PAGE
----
A Commitment to Social Innovation

Wednesday, December 14, 2016TOPICS: Faculty and Staff

A Commitment to Social Innovation - 2016 Kroc School Magazine
begin quoteSocial innovation is applying new lenses to existing social and environmental issues, while working with communities to envision more effective ways of creating sustainable change.

By Dean Márquez

This year more than 500 undergraduate and graduate students — from the University of San Diego (USD); University of California, San Diego; San Diego State University; California State University, San Marcos; and CETYS University in Tijuana — were involved in seminars, workshops and bootcamps to learn and practice changemaking. In the spring, 101 proposals were submitted by students expecting to gain seed funding and incubation support for their projects.  

At the final ceremony, Jessica Kort, an MBA student at USD, won $10,000 to support the development of her project, the Foothold Foundation — a hub to enhance collaboration among changemakers. 

For Kort, participating in the various workshops takes a student “to a place where you are able to make solutions a reality and try them until they are right.” This year, the Social Innovation Challenge moved beyond the border with winners Stephanie González and Emma Martínez, both undergraduate students from CETYS Tijuana. González is launching LOTI, an interactive game to promote cognitive stimulations to low-income children in Mexico, and Martínez and her team are developing Greenest, an app for providing information on recycling opportunities in areas where recycling is not a standard practice.

Why a Social Innovation Challenge? As a designated Ashoka U Changemaker Campus, USD believes that it is never too early to start changing the systems of inequity and injustice around us. With this in mind, the Center for Peace and Commerce — a joint venture between the School of Business and the Kroc School — launched the Social Innovation Challenge in 2011. The challenge is proactive — a  response to students’ interest in experimenting with new approaches to solve social and environmental issues. We are part of a university ecosystem where innovative changemakers confront humanity’s urgent challenges.

The experiential nature of the year-long process connects student creativity with the realities of implementation. For Erik de La Cruz, participating in the Social Innovation Challenge as a student was “a huge catalyst to my growth going forward in not just social entrepreneurship but in life skills.”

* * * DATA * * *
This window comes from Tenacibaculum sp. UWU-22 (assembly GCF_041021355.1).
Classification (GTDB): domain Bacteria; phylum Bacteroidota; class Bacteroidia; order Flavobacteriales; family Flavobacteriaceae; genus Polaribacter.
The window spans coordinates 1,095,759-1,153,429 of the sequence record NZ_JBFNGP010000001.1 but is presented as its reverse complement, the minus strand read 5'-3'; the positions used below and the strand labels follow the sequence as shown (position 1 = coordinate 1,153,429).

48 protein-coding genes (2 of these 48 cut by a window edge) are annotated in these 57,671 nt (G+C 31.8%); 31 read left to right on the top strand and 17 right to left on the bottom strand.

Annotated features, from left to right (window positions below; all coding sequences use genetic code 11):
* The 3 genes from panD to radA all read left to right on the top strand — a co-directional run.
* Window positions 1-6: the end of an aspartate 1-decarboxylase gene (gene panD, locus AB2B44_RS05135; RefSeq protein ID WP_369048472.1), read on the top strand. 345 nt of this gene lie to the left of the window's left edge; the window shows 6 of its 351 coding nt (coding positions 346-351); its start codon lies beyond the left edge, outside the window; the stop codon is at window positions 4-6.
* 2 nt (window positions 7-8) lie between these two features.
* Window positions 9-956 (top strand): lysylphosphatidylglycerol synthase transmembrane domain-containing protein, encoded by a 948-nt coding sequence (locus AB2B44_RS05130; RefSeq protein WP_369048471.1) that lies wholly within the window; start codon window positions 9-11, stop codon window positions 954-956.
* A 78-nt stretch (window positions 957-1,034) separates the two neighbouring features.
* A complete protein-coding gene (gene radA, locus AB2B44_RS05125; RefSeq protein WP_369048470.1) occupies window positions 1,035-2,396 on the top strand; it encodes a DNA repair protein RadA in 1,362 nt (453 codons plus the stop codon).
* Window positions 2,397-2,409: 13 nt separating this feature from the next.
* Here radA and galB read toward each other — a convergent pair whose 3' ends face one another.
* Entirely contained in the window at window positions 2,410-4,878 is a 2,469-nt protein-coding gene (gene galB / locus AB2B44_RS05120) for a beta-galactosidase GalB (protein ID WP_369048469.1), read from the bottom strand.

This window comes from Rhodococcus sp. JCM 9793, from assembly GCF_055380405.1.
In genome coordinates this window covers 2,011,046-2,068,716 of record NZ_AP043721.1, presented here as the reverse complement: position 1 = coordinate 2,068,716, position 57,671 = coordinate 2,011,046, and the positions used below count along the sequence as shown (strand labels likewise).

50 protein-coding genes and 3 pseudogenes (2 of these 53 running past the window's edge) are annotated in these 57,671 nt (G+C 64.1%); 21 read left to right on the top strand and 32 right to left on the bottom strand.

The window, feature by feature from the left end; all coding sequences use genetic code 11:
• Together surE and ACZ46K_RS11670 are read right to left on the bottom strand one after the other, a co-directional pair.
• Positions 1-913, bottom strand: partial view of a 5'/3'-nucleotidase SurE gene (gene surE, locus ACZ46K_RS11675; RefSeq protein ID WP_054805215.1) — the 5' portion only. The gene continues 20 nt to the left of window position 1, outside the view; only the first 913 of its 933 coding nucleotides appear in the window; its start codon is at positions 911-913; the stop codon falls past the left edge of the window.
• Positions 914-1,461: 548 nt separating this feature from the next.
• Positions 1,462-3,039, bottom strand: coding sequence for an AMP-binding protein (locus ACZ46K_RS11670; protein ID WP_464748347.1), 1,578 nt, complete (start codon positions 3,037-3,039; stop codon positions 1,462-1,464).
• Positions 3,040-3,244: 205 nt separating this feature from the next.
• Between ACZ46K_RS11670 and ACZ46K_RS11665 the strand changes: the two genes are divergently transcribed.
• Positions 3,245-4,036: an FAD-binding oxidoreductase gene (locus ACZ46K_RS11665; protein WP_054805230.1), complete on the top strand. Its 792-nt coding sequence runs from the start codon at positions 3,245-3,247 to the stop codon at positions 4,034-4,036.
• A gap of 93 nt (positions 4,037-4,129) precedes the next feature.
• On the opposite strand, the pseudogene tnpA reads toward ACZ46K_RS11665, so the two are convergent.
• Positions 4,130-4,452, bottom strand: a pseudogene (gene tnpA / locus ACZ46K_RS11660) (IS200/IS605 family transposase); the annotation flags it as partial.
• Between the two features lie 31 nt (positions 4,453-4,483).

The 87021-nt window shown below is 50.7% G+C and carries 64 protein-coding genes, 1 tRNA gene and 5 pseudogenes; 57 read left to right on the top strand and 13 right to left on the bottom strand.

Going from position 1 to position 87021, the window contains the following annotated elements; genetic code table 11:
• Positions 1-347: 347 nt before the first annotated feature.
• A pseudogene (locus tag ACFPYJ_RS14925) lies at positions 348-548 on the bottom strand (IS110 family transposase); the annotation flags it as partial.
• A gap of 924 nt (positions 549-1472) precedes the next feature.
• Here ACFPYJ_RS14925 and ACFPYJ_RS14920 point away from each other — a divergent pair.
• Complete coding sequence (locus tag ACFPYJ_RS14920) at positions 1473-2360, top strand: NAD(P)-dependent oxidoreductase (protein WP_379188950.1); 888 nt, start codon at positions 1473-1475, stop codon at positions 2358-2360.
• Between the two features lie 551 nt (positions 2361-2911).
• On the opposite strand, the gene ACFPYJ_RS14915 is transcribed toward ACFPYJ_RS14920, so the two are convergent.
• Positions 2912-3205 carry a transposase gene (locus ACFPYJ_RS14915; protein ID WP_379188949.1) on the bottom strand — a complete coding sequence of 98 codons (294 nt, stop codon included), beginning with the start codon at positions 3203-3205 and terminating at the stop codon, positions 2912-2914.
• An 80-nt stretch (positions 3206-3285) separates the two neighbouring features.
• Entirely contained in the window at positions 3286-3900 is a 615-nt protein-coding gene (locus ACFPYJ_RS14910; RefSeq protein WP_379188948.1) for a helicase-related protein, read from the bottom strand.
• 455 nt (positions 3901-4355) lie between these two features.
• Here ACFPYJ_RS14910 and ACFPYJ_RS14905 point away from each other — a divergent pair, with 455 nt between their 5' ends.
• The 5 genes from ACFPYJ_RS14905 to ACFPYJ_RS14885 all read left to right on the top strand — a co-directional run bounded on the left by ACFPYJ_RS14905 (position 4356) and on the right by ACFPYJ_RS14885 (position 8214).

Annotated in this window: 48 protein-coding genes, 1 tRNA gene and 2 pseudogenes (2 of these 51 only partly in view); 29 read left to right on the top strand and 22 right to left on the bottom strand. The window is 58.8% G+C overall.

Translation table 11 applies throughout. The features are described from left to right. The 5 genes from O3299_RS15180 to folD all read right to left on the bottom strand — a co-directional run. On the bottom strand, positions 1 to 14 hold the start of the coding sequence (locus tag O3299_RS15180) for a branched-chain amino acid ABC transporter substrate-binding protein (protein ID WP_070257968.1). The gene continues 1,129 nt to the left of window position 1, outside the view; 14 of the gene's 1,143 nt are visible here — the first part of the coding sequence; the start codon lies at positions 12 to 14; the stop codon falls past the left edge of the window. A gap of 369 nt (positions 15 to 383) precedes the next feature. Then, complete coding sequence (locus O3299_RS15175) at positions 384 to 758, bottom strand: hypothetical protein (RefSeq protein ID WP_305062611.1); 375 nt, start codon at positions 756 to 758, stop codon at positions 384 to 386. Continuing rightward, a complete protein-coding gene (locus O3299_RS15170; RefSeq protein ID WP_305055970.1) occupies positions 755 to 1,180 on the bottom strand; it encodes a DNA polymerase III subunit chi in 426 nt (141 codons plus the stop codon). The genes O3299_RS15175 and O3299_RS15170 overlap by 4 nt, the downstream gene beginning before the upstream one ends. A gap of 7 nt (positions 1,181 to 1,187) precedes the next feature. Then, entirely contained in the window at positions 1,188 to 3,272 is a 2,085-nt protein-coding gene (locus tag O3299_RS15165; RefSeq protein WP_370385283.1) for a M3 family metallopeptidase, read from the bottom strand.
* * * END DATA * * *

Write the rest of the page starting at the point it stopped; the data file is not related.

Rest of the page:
But, what is social innovation exactly? Social innovation is applying new lenses to existing social and environmental issues, while working with communities to envision more effective ways of creating sustainable change. One example is microcredit. Lending and banking are not new. Various types of loans (including grains) existed in antiquity. What was new in the 1970s — when micro-lending began — was noticing the extreme suffering experienced by poor people whose only option to obtain working capital was through loan sharks, and imagining what could be done differently to address this issue of banking for the poor. It was the capacity to re-imagine lending, to provide a service that was significantly better than what existed before to benefit individuals and communities. 

A social innovation closer to home is restorative justice programs in the San Diego school system to address conflict and bullying in transformative ways for all involved; that is, in ways where everyone can learn from and help to address the nefarious consequences of bullying.  

Given the global need to solve intractable social problems and rising humanitarian crises, and spurred by increasing student demand, this year social innovation became a central component of the Kroc School’s academic program. We have designed a new master of arts in social innovation (MASI) for individuals who, dissatisfied with persistent problems of poverty, inequality, violence and injustice, want to practice changemaking and alter the order of things. MASI is a one-year, hands-on program to acquire the knowledge and skills for designing and implementing innovation in a wide range of sectors and organizational settings. 

A quest for creative solutions, combined with a deep understanding of the causes of pressing peace and justice issues — borrowed from the peacebuilding field — distinguishes the Kroc School’s MASI program from those offered in business schools, where the predominant focus is on entrepreneurship through a business lens. 

This is also the first year of our new undergraduate minor in peacebuilding and social innovation. From the premise that peace means more than the absence of war, the new minor allows students to examine the underlying causes of violence, oppression and injustice, while exploring innovative processes for building peace both in our own neighborhood and around the world. In short, we see social innovation as a growing part of our mission at the Kroc School. 


is the dean of the Kroc School of Peace Studies. She is an academic entrepreneur leading programs to develop next generations of changemakers. Since her arrival at the University of San Diego in 2007, she has founded the Center for Peace and Commerce, the Social Innovation Challenge and the Changemaker Hub. In 2015 she did a TEDx talk sharing her views on how universities can be central to world change.

Read this article and discover other articles of Kroc Peace Magazine 2016 on ISSUU 

Joan B. Kroc School of Peace Studies


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